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Montana’s general hunting season for deer and elk began Saturday, with lower-than-average hunter participation and success in most areas of southwest Montana due to challenging weather and travel conditions.

Wildlife biologists with Montana Fish, Wildlife & Parks operated seven check stations in Region 3 over the weekend, checking 2,657 hunters. Biologists use check stations to collect data on hunter participation and success, as well as the species, sex and age class of the animals harvested. This supplements data collected through hunter harvest phone surveys.

All stations saw slightly fewer hunters than the running five-year average for opening weekend, except for Cameron, which checked close to 600 hunters — about 40 hunters above average — between Saturday and Sunday. Overall, hunter success was below average, ranging from 5.3 percent at the Mill Creek check station to 9 percent at the Townsend check station.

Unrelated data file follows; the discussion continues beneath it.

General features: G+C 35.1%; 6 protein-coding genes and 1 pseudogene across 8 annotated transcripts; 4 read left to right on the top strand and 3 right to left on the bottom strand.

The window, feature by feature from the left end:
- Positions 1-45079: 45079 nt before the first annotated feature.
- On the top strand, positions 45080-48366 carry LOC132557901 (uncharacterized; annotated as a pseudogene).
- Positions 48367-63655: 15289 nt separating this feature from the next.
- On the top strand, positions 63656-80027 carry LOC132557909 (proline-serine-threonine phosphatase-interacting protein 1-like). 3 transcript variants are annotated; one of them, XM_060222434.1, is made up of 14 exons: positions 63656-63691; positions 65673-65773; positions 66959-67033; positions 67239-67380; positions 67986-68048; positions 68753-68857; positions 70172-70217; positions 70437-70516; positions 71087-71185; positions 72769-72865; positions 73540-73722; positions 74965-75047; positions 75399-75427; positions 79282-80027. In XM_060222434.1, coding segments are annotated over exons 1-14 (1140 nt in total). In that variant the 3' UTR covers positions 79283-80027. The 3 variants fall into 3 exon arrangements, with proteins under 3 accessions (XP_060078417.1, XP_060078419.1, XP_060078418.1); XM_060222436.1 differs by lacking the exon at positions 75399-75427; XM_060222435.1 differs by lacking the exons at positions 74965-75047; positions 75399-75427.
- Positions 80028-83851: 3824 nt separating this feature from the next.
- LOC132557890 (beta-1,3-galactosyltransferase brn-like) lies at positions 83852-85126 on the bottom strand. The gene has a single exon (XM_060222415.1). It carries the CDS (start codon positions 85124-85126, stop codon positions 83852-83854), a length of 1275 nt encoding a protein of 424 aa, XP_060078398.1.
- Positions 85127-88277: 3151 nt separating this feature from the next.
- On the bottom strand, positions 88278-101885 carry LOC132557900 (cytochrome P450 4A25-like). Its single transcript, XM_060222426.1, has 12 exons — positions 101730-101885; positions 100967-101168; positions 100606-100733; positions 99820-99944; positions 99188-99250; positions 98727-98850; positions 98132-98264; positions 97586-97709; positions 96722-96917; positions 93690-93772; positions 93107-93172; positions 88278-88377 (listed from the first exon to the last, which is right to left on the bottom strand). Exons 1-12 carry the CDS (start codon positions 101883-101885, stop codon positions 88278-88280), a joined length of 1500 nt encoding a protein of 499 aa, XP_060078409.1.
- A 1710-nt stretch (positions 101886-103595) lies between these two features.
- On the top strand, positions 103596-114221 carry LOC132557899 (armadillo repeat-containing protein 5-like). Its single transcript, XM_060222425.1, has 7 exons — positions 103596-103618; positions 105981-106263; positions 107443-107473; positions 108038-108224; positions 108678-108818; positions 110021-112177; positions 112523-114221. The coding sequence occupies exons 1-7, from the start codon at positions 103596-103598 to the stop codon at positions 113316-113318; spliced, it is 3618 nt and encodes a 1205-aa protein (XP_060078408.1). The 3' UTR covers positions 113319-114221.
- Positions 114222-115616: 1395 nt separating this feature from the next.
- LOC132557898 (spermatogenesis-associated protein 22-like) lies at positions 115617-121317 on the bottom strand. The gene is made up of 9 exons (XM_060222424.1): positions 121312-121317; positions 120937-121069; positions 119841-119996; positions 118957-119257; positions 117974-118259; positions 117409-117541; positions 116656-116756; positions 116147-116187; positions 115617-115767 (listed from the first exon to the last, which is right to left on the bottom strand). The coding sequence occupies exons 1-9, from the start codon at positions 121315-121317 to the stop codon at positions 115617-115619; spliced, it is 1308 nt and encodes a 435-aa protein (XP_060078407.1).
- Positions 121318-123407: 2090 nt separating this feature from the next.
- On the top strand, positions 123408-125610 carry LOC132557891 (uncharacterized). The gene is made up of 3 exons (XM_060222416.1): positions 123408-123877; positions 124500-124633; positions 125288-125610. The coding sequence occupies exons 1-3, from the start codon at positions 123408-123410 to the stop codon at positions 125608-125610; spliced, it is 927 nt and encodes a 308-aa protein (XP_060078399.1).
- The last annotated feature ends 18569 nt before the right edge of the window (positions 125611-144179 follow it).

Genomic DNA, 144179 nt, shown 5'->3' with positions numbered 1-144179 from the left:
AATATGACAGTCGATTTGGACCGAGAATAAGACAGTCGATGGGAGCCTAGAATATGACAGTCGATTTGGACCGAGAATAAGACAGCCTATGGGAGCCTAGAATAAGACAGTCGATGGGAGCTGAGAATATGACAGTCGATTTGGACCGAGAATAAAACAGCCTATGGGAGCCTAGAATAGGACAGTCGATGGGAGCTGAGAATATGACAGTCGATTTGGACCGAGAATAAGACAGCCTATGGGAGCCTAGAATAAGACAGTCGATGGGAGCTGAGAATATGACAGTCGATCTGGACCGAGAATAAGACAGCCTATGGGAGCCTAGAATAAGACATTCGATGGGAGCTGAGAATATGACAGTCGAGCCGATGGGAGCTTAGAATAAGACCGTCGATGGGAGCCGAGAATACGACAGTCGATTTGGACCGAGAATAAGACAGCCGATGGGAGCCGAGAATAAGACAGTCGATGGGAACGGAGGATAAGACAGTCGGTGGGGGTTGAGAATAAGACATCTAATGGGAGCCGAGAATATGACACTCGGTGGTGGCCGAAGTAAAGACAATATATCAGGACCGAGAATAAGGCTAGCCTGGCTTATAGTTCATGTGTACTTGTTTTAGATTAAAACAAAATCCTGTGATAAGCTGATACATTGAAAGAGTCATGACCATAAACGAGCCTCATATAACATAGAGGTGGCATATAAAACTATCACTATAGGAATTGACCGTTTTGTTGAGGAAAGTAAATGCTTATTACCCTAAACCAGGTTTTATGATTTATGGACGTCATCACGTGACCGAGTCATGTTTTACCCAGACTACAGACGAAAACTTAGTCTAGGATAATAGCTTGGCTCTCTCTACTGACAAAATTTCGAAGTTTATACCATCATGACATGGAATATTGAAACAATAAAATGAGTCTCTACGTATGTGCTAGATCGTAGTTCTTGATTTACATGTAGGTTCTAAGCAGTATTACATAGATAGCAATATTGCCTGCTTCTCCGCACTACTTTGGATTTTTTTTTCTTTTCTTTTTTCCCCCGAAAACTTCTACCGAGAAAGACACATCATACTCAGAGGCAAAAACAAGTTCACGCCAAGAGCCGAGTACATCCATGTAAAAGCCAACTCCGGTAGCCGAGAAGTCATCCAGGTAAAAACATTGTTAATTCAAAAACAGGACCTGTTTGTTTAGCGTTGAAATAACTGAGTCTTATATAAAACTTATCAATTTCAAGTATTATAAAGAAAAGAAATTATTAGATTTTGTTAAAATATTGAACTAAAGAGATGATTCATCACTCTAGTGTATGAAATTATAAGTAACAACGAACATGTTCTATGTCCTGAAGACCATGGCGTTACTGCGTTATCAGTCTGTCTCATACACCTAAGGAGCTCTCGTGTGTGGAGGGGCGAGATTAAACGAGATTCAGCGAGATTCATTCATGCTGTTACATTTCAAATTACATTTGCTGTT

These figures do not account for different hunting season regulations over the years, which have varied from liberal to restrictive for elk and mule deer, depending on population status.

In total, biologists checked 15 white-tailed deer, 35 mule deer and 130 elk in the region. Elk harvest was below average at each station, except for Mill Creek. Mule deer harvest was below average at each station except for stations at Townsend and Canyon Ferry. White-tailed deer harvest was above average at the Cameron check station, average at the Canyon Ferry check station and below average elsewhere.

“Typically, hunter harvest success is improved by additional snow and winter-like conditions during the hunting season,” said Howard Burt, FWP’s Region 3 wildlife manager in Bozeman. “This could bode well for hunter opportunity and success if these conditions continue.”

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